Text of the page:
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16 January 2012
Can status trump all in the mating arms-race?
by George Atkinson

Fascinating new research shows that when males outnumber females, men will seek to improve their status by buying products and spending money. According to the University of Minnesota researchers behind the study, men become impulsive, save less, and increase borrowing, when females are scarce.

"What we see in other animals is that when females are scarce, males become more competitive. They compete more for access to mates," says Vladas Griskevicius, lead author of the study. "How do humans compete for access to mates? What you find across cultures is that men often do it through money, through status and through products."

In one of the experiments conducted for the study, participants saw photo arrays of men and women that had more men, more women, or were neutral. After looking at the photographs, participants were asked to choose between receiving some money tomorrow or a larger amount in a month. When women were scarce in the photos, men were much more likely to take an immediate $20 rather than wait for $30 in a month.

In another experiment, participants read news articles that described their local population as having more men or more women. They were then asked to indicate how much money they would save each month from a paycheck. When led to believe women were scarce, the savings rates for men decreased by 42 percent.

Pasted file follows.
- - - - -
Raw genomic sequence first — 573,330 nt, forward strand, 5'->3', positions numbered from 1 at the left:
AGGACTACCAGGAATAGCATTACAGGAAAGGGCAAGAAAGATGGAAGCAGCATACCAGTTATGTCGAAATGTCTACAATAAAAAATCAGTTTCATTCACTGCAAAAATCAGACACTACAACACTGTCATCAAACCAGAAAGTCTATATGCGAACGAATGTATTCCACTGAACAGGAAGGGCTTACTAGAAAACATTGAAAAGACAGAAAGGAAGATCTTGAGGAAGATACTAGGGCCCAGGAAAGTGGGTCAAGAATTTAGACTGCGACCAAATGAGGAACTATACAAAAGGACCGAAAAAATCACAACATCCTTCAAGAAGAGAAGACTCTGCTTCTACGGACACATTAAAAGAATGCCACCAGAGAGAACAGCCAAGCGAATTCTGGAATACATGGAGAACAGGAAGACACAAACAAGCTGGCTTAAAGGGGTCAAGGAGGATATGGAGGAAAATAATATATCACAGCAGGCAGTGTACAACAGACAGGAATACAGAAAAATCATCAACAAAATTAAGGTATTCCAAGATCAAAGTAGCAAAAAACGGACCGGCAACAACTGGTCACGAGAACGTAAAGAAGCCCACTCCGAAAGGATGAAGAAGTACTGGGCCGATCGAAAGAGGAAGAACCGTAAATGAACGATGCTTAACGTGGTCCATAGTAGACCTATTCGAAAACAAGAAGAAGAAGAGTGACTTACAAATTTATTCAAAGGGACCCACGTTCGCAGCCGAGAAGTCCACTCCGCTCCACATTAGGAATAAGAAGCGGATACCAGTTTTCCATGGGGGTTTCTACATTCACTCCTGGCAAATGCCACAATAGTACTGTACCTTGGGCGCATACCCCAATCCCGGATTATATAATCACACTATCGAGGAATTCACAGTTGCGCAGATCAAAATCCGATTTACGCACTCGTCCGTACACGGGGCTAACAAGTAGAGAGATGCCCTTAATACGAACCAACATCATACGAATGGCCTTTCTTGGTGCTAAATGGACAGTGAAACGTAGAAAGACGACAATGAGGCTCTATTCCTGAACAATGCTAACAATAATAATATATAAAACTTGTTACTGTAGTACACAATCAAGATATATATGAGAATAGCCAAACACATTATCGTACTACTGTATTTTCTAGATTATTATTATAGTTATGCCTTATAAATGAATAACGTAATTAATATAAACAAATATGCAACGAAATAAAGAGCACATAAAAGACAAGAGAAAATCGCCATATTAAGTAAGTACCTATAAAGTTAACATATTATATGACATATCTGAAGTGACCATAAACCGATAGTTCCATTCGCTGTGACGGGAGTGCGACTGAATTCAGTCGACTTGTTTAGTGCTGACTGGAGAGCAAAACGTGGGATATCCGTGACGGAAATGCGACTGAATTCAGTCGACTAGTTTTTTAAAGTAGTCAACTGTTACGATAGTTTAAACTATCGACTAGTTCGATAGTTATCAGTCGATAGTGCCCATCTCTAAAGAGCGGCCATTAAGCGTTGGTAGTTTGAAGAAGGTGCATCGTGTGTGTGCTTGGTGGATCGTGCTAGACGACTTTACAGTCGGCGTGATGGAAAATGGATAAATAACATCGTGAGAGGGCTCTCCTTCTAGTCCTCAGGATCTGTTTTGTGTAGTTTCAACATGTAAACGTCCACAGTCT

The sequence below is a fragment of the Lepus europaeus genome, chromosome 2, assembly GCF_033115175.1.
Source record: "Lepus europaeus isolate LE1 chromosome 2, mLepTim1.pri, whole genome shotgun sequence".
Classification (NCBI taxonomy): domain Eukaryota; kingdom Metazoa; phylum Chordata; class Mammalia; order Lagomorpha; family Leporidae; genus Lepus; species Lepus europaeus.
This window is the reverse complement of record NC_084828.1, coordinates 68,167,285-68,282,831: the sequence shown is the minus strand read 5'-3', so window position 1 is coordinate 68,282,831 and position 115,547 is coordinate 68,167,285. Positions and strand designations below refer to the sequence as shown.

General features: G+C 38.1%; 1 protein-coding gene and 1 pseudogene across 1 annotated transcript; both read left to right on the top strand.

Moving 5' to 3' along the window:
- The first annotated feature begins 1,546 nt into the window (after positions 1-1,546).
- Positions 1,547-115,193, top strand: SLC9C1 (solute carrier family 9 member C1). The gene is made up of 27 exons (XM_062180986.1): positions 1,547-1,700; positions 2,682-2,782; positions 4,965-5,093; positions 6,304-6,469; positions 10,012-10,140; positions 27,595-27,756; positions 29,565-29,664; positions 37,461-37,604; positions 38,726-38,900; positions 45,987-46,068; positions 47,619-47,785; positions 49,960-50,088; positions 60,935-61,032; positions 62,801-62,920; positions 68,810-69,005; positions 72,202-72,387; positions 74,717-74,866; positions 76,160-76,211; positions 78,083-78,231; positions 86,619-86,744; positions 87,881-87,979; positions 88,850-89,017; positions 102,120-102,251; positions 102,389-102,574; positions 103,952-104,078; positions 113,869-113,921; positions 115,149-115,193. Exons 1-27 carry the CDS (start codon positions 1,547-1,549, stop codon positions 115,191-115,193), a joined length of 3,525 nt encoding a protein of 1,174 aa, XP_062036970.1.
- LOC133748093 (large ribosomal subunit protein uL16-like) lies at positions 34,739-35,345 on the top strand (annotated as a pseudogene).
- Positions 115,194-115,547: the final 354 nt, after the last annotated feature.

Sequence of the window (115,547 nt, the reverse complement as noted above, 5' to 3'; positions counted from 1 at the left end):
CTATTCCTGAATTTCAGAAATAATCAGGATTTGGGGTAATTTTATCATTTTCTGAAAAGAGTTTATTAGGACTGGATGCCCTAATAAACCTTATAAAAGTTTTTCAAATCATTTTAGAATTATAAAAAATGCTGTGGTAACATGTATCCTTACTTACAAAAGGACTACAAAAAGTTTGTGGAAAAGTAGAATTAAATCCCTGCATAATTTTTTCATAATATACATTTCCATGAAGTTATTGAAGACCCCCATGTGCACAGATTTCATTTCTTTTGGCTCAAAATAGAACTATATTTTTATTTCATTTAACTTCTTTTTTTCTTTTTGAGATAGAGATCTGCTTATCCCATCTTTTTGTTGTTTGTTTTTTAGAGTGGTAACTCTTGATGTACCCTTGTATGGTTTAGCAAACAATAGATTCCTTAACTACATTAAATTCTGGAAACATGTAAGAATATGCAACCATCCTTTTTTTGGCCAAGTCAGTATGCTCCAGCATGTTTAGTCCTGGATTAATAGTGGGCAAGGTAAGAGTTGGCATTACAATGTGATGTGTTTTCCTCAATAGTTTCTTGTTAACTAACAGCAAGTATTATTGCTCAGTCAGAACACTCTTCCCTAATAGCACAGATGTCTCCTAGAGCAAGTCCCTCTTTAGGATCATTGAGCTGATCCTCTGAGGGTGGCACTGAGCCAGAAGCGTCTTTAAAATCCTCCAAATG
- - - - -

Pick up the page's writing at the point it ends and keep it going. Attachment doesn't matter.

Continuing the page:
Griskevicius says the participants were unaware that sex ratios were having any effect on their behavior. Merely seeing more men than women automatically led men to simply be more impulsive and want to save less while borrowing more to spend on immediate purchases.

"It turns out we have a lot in common with other animals. Some of our behaviors are much more reflexive and subconscious. We see that there are more men than women in our environment and it automatically changes our desires, our behaviors, and our entire psychology," he concluded.

Related:
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Evolution favors delusional daters
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The Mating Dance: The Eyes Have It

Source: University of Minnesota




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